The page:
Undesirable and Unreturnable? Policy Challenges around Excluded Asylum-Seekers and Migrants Suspected of Serious Criminality but who cannot be removed
This project is funded by the Arts and Humanities Research Council.
The project ‘Undesirable and Unreturnable?’ brings together a network of academics, policy-makers and policy bodies to stimulate new cross-boundary debate on the challenges posed to national and international public policy by excluded asylum-seekers and other migrants who are suspected of serious criminality but cannot be removed from the territory of a host State.
Impediments to the expulsion of migrants suspected or convicted of serious criminality pose an increasing challenge for public policy in both the national and international spheres. These obstacles can be ‘practical’, such as the lack of means to send the person to their country of origin, or ‘legal’ in nature, as where human rights standards prevent removal. However, even though such cases appear comparatively few in number, they tend to attract significant public interest due to the real concerns that they generate for State migration control, the integrity of the institution of asylum, the role of human rights in contemporary society, and the bringing to justice of perpetrators of serious crimes.
The archetypal expression of this problem is presented by those asylum-seekers excluded from refugee status due to suspected involvement in serious crimes – as defined by Article 1F of the Refugee Convention – but who cannot be removed from the host State’s territory on other legal or practical grounds. The alleged Rwandan genocidaires seeking asylum in the UK are a case in point. A greater tendency to apply exclusion clauses in the last decade means that such cases are becoming increasingly common. Moreover, other migrants who have attracted adverse attention as a result of alleged criminal activities in the host State may end up in a similar situation, including former refugees such as Abu Qatada. The variety of measures adopted by different countries and their often ad hoc suggest that States do not know how to respond effectively to this issue. In the case of non-removable migrants suspected of having committed serious crimes overseas, the host State is faced with further uncertainty over whether it should seek to prosecute such individuals. The challenges here are of a different order, but the response of States is equally hesitant.
These challenges raise formidable empirical and theoretical questions for refugee, criminal and human rights law, as well as for political philosophy and history which, despite their pressing contemporary relevance, have thus far received minimal scholarly attention. By providing a forum for advancing thinking on these topics, the project ‘Undesirable and Unreturnable?’ seeks to integrate a wide range of participants from the academic community and beyond, including new researchers, research students and national and international policy-makers, addressing these issues in a comparative international perspective from the standpoint of both legal and non-legal disciplines.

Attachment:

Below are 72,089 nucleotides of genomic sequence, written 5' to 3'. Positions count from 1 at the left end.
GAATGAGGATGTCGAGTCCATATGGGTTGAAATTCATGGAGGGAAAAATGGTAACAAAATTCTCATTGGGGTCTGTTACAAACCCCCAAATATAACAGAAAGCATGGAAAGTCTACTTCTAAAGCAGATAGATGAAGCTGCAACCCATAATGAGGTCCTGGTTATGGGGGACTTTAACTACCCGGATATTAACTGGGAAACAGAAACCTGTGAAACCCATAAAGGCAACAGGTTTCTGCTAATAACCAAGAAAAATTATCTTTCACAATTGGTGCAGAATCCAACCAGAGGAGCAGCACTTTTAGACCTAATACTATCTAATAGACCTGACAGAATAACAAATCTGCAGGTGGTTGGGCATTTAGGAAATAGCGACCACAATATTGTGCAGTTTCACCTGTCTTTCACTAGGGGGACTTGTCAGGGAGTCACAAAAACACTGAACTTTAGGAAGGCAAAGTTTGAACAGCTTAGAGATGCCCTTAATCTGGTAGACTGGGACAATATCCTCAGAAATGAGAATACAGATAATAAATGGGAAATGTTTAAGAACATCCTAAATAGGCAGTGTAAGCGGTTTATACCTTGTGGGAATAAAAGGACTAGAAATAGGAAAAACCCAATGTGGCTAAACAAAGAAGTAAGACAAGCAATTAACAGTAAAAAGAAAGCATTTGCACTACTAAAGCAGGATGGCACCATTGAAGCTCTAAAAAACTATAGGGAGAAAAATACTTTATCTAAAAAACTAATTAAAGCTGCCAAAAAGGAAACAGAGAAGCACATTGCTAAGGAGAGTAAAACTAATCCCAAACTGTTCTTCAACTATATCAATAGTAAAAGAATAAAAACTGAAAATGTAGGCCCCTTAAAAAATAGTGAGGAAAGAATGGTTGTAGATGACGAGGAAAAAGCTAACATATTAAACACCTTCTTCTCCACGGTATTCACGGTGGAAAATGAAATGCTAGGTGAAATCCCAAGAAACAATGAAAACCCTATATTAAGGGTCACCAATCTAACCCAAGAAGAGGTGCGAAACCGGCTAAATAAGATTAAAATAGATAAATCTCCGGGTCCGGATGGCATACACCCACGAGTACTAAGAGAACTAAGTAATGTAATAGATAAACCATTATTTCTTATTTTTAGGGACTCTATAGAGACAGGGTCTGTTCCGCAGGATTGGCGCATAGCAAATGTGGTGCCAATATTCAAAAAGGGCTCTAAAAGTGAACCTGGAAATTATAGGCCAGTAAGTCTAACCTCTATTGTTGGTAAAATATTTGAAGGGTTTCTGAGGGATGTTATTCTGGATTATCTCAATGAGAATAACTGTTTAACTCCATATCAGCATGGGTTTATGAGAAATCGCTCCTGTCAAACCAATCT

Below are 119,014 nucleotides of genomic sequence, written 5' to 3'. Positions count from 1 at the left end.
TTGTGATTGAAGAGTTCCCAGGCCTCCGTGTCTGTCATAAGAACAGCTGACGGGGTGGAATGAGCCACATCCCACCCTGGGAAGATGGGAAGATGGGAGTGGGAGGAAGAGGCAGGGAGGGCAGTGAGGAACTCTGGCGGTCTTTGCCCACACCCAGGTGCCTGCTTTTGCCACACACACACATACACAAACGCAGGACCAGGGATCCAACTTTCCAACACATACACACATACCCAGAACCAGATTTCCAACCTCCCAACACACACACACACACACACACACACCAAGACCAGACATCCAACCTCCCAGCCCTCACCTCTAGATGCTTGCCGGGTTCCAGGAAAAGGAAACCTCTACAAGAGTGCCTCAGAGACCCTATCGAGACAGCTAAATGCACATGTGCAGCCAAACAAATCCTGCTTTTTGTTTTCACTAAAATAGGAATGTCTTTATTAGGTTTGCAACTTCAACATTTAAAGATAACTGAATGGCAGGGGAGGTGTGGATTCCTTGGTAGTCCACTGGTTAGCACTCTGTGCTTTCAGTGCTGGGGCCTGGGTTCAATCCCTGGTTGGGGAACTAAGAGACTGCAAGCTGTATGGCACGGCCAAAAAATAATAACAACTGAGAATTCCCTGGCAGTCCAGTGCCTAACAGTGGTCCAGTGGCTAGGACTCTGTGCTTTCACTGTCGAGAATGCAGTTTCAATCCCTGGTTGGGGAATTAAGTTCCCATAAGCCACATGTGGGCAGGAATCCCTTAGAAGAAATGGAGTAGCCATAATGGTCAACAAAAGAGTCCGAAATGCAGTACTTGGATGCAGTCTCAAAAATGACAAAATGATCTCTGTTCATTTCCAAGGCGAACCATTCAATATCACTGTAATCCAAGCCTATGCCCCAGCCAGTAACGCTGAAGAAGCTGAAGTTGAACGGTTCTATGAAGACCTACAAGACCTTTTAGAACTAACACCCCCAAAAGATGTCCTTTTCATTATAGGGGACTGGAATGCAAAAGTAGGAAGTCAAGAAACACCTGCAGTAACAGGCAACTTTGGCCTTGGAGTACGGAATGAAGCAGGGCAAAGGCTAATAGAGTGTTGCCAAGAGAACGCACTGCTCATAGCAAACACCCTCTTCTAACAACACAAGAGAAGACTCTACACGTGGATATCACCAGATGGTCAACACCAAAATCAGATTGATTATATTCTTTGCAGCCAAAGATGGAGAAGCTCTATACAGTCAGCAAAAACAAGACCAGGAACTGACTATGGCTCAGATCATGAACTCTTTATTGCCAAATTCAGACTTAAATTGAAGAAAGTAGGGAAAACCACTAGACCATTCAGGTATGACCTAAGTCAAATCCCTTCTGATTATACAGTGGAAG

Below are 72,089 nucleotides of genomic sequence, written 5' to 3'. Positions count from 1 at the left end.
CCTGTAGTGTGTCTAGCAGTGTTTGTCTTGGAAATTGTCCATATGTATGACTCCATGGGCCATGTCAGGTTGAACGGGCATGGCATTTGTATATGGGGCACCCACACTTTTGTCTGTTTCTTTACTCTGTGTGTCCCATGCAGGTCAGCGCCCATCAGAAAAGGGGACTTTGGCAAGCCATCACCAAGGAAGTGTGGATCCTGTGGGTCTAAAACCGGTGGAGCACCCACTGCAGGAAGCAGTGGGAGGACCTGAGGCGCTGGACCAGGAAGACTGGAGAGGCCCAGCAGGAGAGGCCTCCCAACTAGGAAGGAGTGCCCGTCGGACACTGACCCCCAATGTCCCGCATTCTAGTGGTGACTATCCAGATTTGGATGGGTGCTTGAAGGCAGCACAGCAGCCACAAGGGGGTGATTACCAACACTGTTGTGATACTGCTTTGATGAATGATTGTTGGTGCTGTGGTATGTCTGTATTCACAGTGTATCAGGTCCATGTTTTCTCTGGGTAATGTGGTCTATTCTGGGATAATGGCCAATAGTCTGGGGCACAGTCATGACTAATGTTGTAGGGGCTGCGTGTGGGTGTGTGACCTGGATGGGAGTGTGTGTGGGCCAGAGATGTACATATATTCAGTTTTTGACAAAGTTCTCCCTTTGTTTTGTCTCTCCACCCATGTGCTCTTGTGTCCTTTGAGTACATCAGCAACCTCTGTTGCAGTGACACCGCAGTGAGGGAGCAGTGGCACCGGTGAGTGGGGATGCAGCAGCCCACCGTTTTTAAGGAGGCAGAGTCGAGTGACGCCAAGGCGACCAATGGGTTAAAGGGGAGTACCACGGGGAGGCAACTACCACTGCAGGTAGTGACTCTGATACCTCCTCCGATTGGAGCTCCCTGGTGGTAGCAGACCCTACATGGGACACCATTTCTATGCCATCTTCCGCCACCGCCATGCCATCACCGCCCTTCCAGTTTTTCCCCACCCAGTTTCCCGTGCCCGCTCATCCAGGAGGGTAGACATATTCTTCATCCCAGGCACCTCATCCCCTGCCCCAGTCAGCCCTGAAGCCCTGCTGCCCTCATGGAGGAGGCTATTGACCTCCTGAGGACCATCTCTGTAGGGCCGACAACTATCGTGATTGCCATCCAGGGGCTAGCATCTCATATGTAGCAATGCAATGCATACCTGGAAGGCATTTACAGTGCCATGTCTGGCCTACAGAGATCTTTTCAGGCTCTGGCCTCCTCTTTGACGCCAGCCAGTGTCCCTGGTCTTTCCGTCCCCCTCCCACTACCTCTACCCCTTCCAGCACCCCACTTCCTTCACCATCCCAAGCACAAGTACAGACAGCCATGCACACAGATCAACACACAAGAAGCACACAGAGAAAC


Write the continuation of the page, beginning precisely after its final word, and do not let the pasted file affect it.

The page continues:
This ambitious two-year international project is funded by a research network grant from the Arts and Humanities Research Council (AHRC) and run jointly by the Refugee Law Initiative (School of Advanced Study, University of London) and the Center for International Criminal Justice (VU University Amsterdam, Netherlands).
The project launched in October 2014 with the establishment of its research network. In March 2015 a one-day preliminary workshop was held at VU University Amsterdam, which brought together academics from a range of affected countries, State officials responsible for developing and implementing governmental policy and experts from wider international policy bodies. A report on the workshop is available here. A selection of papers that were presented at the workshop are available here.
Building on the work conducted at the preliminary workshop, an international Network Conference was held at the School of Advanced Study, University of London, on 25-26 January 2016. This Conference brought together the project’s research network and a wider network of interested researchers, policy-makers and members of the public.
The final report of the project including a policy brief, based on the two network meetings in May 2015 and January 2016, is available here. A special issue was published in Refugee Survey Quarterly volume 36, issue 1 (March 2017) as well as a symposium in Journal of International Criminal Justice volume 15, issue 1 (March 2017).